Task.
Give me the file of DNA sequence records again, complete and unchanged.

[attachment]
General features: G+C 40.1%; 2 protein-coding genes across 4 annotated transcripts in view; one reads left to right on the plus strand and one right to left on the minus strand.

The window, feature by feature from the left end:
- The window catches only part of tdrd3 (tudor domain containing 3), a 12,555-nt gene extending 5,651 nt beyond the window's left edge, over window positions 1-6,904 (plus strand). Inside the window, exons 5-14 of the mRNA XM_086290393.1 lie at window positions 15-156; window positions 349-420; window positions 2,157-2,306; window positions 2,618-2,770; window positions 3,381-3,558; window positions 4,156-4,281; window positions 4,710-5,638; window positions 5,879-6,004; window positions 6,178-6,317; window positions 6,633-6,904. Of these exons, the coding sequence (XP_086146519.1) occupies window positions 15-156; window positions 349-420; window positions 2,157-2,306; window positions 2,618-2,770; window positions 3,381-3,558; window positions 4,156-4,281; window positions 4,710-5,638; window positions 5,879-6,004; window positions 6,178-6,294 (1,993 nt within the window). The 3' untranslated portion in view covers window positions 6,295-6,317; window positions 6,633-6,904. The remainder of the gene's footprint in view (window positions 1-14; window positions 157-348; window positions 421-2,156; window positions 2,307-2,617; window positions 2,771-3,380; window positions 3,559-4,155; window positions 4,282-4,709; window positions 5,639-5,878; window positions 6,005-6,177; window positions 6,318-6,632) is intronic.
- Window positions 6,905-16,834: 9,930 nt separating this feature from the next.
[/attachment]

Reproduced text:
General features: G+C 40.1%; 2 protein-coding genes across 4 annotated transcripts in view; one reads left to right on the plus strand and one right to left on the minus strand.

The window, feature by feature from the left end:
- The window catches only part of tdrd3 (tudor domain containing 3), a 12,555-nt gene extending 5,651 nt beyond the window's left edge, over window positions 1-6,904 (plus strand). Inside the window, exons 5-14 of the mRNA XM_086290393.1 lie at window positions 15-156; window positions 349-420; window positions 2,157-2,306; window positions 2,618-2,770; window positions 3,381-3,558; window positions 4,156-4,281; window positions 4,710-5,638; window positions 5,879-6,004; window positions 6,178-6,317; window positions 6,633-6,904. Of these exons, the coding sequence (XP_086146519.1) occupies window positions 15-156; window positions 349-420; window positions 2,157-2,306; window positions 2,618-2,770; window positions 3,381-3,558; window positions 4,156-4,281; window positions 4,710-5,638; window positions 5,879-6,004; window positions 6,178-6,294 (1,993 nt within the window). The 3' untranslated portion in view covers window positions 6,295-6,317; window positions 6,633-6,904. The remainder of the gene's footprint in view (window positions 1-14; window positions 157-348; window positions 421-2,156; window positions 2,307-2,617; window positions 2,771-3,380; window positions 3,559-4,155; window positions 4,282-4,709; window positions 5,639-5,878; window positions 6,005-6,177; window positions 6,318-6,632) is intronic.
- Window positions 6,905-16,834: 9,930 nt separating this feature from the next.